News

Harvard Law School Makes Online Zero-L Course Free for All U.S. Law Schools Due to Coronavirus

News

For Kennedy School Fellows, Epstein-Linked Donors Present a Moral Dilemma

News

Tenants Grapple with High Rents and Local Turnover at Asana-Owned Properties

News

In April, Theft Surged as Cambridge Residents Stayed at Home

News

The History of Harvard's Commencement, Explained

A Creative Reimagining of the Peanuts Saga in "Dog Sees God"

By Steven Kunis, Contributing Writer

We all remember that innocent opening sequence that became a staple of early morning television and yearly Christmas specials; upon hearing that immortalized piano rendition of “Linus and Lucy,” viewers knew that they were in for a fun-filled adventure with Charlie Brown, his gang of friends, and, of course, his beloved dog Snoopy.

Director kat baus ’15  takes a different perspective on this well-remembered story, instead bringing to the stage a sequel that follows the comic strip’s characters into their darker teen years in Bert V. Royal’s “Dog Sees God: Confessions of a Teenage Blockhead.” The parody of the traditional tales of Charlie Brown and his friends will run from March 27 to 29 in the Adams Pool Theater.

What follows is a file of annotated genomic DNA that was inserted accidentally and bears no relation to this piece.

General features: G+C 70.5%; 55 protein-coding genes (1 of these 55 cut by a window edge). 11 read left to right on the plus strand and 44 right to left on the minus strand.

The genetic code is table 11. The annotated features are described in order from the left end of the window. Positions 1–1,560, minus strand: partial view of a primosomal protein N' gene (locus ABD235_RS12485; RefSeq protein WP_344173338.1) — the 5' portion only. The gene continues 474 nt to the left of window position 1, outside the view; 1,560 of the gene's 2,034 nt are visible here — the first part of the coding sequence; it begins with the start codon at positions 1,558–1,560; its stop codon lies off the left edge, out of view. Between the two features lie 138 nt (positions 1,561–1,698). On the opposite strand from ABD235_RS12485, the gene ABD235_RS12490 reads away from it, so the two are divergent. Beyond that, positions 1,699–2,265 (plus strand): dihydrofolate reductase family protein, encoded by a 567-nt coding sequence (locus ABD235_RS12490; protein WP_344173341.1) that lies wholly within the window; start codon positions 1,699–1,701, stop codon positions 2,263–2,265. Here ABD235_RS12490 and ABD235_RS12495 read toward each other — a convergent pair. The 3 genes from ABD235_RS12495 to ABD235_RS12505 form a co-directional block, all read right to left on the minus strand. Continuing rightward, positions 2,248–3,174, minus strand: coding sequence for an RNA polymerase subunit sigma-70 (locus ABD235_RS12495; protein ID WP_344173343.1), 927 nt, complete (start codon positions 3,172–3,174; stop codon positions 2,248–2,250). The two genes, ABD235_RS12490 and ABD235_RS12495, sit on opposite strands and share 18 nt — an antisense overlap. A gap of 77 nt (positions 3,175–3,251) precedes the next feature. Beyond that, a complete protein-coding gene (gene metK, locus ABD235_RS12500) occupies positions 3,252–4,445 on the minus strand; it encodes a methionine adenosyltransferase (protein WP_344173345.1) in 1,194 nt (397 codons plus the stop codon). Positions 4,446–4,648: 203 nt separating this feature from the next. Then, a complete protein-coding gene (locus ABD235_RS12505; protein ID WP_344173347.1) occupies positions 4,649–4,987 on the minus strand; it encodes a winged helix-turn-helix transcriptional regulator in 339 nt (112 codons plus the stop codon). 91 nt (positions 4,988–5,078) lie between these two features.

“It was the first piece of theater I had seen that was really written for our generation,” baus says when speaking of their initial motivation to direct the show. “There was something special about that.” As a story centering on Charlie Brown, who begins to question his sexuality and social status following the death of his dog, the play covers issues of drug abuse, suicide, eating disorders, sexual relations, and perhaps most importantly, identity.

“[The play] takes characters that are such a part of American culture—characters who already matter to the audience—and then drops them into situations that only resonate the way they do because the characters have decades of history underlying them,” Colin A. Mark ’17 says. Mark will play the central character, CB (Charlie Brown), come opening night.

“The show honestly could not be more blessed,” says Skip L. Rosamilia ’17, who plays Van, who many may remember from the original cartoon as Linus. Rosamilia praises the team for taking on this show and the new vision that both actors and production team bring to the table. “‘Dog Sees God’ has transformed into so much more than I think Bert Royal could have ever achieved on his own.”

Want to keep up with breaking news? Subscribe to our email newsletter.

Tags
On CampusTheaterArts